Some say that going without sleep for night after night is dangerous. And, that eventually going without sleep will kill you, after 11 days or so. All I know is that not sleeping is very, very unpleasant.
you may be able to tell that I didn’t sleep well last night
Night Sweats, Night Terrors, Nightmares, Sleep Terrors.
Night Terrors are not Nightmares ~ typically a nightmare happens when you’re in deep dream sleep, whereas night terrors wake you up, so the experience of a night terror is one of wakefulness. Night terrors are also different from Sleep Terrors, because a night terror will wake you up, whereas with a sleep terror you will have all the symptoms of extreme fear, but you will stay asleep. If you are awake, or partially awake, and terrified in the night, then the chances are you are suffering from night terrors, (which are a recognised psychological disorder).
Nightmares usually occur in the early morning during REM sleep when our dreams are at their most vivid. More often than not we can remember all the cinematographic details of a long, scary nightmarish dream when we first wake. On the other hand, night terrors usually happen during the first part of the night, aren’t part of REM sleep, and we won’t remember anything much other than waking up / being awake in a terrified state.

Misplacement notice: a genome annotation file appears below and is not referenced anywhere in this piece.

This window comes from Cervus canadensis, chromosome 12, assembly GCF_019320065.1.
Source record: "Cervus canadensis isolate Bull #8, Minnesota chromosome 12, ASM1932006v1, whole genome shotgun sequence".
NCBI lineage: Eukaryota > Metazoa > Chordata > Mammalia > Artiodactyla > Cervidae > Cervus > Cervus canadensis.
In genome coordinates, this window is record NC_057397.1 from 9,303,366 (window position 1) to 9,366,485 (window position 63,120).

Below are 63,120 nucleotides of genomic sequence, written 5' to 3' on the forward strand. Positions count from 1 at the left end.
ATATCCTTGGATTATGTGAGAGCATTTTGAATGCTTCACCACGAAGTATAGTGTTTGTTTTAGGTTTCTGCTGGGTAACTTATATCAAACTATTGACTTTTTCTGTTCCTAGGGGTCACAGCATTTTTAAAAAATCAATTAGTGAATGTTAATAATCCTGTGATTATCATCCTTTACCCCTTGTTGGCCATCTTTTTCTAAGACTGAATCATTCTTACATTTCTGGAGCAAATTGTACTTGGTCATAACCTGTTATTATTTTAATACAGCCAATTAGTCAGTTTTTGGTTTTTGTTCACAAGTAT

Typically, night terrors are caused by a previous psychological trauma, (such as an abusive childhood), or by stress, or by substance abuse, (such as drinking too much just before bedtime). However, as one of the causes of drinking too much before bedtime is a mental illness like Borderline Personality Disorder, which is itself probably caused by a previous psychological trauma, it’s fair to say that if you suffer from night terrors you’re probably drinking too much and suffered some severe disturbance / abuse / trauma in your past. Chances are if you’re in that situation you’re also feeling very pressured right now, and suffering from the symptoms of undue stress. It’s an illogical Catch-22 situation.